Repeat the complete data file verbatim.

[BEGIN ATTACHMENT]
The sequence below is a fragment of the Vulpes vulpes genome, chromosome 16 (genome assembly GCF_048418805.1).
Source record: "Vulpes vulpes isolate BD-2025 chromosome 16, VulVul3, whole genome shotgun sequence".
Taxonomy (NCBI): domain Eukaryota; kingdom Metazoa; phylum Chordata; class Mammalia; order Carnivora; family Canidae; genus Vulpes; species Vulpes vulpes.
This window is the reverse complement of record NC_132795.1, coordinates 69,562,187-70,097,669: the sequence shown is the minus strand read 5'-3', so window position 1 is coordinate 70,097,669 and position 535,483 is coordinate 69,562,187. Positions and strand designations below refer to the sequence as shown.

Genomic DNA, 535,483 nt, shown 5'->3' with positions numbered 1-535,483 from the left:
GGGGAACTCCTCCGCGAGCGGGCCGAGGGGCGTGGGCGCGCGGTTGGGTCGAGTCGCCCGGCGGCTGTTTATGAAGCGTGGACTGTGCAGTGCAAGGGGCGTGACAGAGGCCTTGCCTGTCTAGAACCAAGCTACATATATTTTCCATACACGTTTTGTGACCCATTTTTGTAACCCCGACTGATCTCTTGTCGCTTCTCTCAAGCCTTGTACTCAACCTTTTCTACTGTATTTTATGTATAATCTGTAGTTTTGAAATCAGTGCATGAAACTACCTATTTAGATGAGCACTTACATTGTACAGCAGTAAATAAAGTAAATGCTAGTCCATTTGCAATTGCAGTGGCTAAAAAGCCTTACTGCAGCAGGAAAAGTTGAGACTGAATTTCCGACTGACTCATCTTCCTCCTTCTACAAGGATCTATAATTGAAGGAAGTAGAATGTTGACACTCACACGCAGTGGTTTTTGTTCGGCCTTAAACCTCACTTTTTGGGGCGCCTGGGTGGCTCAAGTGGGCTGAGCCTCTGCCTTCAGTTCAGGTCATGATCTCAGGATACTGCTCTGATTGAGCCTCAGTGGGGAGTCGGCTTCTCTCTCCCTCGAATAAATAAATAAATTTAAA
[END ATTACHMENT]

The sequence below is a fragment of the Vulpes vulpes genome, chromosome 16 (genome assembly GCF_048418805.1).
Source record: "Vulpes vulpes isolate BD-2025 chromosome 16, VulVul3, whole genome shotgun sequence".
Taxonomy (NCBI): domain Eukaryota; kingdom Metazoa; phylum Chordata; class Mammalia; order Carnivora; family Canidae; genus Vulpes; species Vulpes vulpes.
This window is the reverse complement of record NC_132795.1, coordinates 69,562,187-70,097,669: the sequence shown is the minus strand read 5'-3', so window position 1 is coordinate 70,097,669 and position 535,483 is coordinate 69,562,187. Positions and strand designations below refer to the sequence as shown.

Genomic DNA, 535,483 nt, shown 5'->3' with positions numbered 1-535,483 from the left:
GGGGAACTCCTCCGCGAGCGGGCCGAGGGGCGTGGGCGCGCGGTTGGGTCGAGTCGCCCGGCGGCTGTTTATGAAGCGTGGACTGTGCAGTGCAAGGGGCGTGACAGAGGCCTTGCCTGTCTAGAACCAAGCTACATATATTTTCCATACACGTTTTGTGACCCATTTTTGTAACCCCGACTGATCTCTTGTCGCTTCTCTCAAGCCTTGTACTCAACCTTTTCTACTGTATTTTATGTATAATCTGTAGTTTTGAAATCAGTGCATGAAACTACCTATTTAGATGAGCACTTACATTGTACAGCAGTAAATAAAGTAAATGCTAGTCCATTTGCAATTGCAGTGGCTAAAAAGCCTTACTGCAGCAGGAAAAGTTGAGACTGAATTTCCGACTGACTCATCTTCCTCCTTCTACAAGGATCTATAATTGAAGGAAGTAGAATGTTGACACTCACACGCAGTGGTTTTTGTTCGGCCTTAAACCTCACTTTTTGGGGCGCCTGGGTGGCTCAAGTGGGCTGAGCCTCTGCCTTCAGTTCAGGTCATGATCTCAGGATACTGCTCTGATTGAGCCTCAGTGGGGAGTCGGCTTCTCTCTCCCTCGAATAAATAAATAAATTTAAA